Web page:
Interview - Florence Welch from Florence and The Machine
Who's saying what
We met with Florence prior to last nights show in the Melbourne CBD, and chatted candidly about her Australian visit, handling her wild emotions and having the xx give her a scare.
How has the Laneway Festival been for you and The Machine?
We’re having such fun! Everyone’s being so friendly and all the other bands are so nice.
I was at the Melbourne one.
It was fun wasn’t it?
You had the crowd in a frenzy!
I know! Where was that, I’m just trying to picture it?
[Attempting to describe our laneway over everyone else’s] At the Footscray ‘Community Arts Centre’…? There was a full moon?
Oh yeah, yeah! That was really…. All the kids were in the trees! It was amazing.
When your set finished I actually heard a girl say that she was going to name her first, second and third daughter Florence.
Florence 1, Florence 2, Florence 3.
I know, right? Amongst other things, it would get confusing.
Flo, Flossie and Flora… There’s lots of different ways to call someone Florence.
It’s true. How did it feel to have so many people screaming your lyrics along with you?
Really weird [laughs], but nice. Really nice. I just find sometimes it gets slightly overwhelming. What are you all doing knowing the words?! I wrote these like, two years ago inside someones bedroom.
And probably under such different circumstances?
You write these songs and you don’t even, like you’re completely in your own head space and then you see people singing along, and obviously you know, it must mean something to them? They’re translating it to their own lives and their own experiences and it’s really amazing. But to come to the other side of the world and have people singing the songs you wrote back at you it’s like, “fuck!”.
That must be bizarre.
Yeah, totally weird. It’s massive out here, I’m blown away.
Do you think that the idea of the frontwoman is still sort of a novelty in popular music?
Don’t know. I think there’s definitely been a resurgence of late of strong, female figures as musicians and I think that’s an exciting thing. But yeah, people can’t really seem to get over it, even though there have been so many amazing artists through out history, you know: Janis Joplin, Stevie Nicks, (they’re) two of my favourite artists, PJ Harvey, Kate Bush, people like Nina Simone, Aretha Franklin, Dusty Springfield. The list, it’s not a novel thing, there’s been so much and so many wonderful women artists, but I think there is something quite beguiling about the female artist.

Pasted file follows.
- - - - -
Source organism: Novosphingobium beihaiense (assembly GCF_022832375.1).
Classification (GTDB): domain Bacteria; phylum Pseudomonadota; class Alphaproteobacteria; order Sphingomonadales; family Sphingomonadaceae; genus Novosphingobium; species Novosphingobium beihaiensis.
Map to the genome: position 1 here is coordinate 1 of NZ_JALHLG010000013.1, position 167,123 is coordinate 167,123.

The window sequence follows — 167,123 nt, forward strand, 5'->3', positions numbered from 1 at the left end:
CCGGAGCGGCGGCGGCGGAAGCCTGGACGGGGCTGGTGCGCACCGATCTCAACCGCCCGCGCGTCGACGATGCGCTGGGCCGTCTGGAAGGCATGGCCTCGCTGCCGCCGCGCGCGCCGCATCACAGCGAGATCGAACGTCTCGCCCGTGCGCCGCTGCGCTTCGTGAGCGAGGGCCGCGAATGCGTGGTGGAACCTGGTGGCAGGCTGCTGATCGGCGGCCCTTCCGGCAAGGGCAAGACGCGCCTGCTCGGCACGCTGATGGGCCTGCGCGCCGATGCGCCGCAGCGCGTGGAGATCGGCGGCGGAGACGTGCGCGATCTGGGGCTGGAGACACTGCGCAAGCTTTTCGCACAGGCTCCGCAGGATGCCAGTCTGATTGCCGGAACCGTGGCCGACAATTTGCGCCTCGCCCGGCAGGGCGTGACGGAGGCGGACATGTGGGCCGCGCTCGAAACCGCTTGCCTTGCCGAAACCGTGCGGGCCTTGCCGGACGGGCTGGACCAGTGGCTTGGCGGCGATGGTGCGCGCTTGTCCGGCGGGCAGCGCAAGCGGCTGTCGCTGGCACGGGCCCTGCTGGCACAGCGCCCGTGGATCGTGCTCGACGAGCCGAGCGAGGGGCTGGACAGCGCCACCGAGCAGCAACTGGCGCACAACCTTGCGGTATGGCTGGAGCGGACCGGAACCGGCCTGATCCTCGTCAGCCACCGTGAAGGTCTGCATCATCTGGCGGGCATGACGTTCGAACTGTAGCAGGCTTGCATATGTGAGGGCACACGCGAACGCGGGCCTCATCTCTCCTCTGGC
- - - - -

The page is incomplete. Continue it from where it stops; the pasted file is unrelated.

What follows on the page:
I think maybe people still hold on to the idea of feminine vulnerability and being quite reserved, and if you see people on stage, really exposing themselves, kind of tearing everything up, then I think people find that… It’s the juxtaposition between femininity and power I think, and vulnerability and strength in female artists that I think people find really interesting.
Do you feel that ‘the industry’ sort of lumps a bunch of dissimilar musicians in the same group just because they’re female?
Yeah, I mean definitely. I have been compared to every single female artist ever, like EVER. They might as well just call me Kate Nash for Lashes or something?
Florence Kate Nash for Lashes Boots The Machine! We’re all making, everyone’s making such different music, but because we’re all female artists. But I’m happy to be female, and I’m happy to be associated with other exciting female artists, but I think it is strange the way I have been compared to EVERYBODY. How does that work? I can’t be like Aretha Franklin AND Kate Bush AND this person and that person, it’s funny.
But you know what? We all have tits.
[Phone rings, Florence apologises and answers phone. Gets stressed, looks scared, ends conversation with, “Never call me saying I have bad news again! Alright, I’ve got to go, I’m in the middle of an interview.”]
The bad news was that The xx have a gig at the same time as us, so we can’t go and see each other play. But I thought she was going to say something REALLY BAD!
Well that has been quite bad news for a few people in Melbourne.
Yeah, why aren’t we playing together? I thought they were supporting us?
I think people were fingers crossing you would play together.
We’re playing together for the rest of the time. Sorry, Melbourne! What time are they on? Maybe people could do both? Go to half of mine and half of theirs. The xx first and then maybe come, or vice versa.
Look how nervy I am!? I swear, someone calls me to tell me they have bad news and I’m like, “What’s happened! What’s happened?!” I’m a real panicker. I jump to conclusions. I have a really overactive imagination.
That has probably worked out quite well for you though?
In some ways, yes. In life, not so much. [Laughs]
Your press release makes you sound kind of volatile, like you spend your days breaking hearts and glasses in between writing songs; it says you’re either, “really sad or really happy… tired or completely manic”… Did it take you a long time to channel that kind of intensity into the right things?
I think when I was writing the album I was probably like that, because it’s such a pressure cooker of an environment. But now that the album’s out and I’m touring it’s kind of on more a level I think. But, I’m still really prone to having bursts of a certain emotion, whether it’s like panic [gestures to phone], or sadness, or like happiness. It will suddenly come over me and I have no control over it. The kind of more chaotic side of me has calmed down a bit, I’m less volatile I think, than I was before. Also having a steady group of friends and a nice boyfriend. It really does help having a nice family and stuff.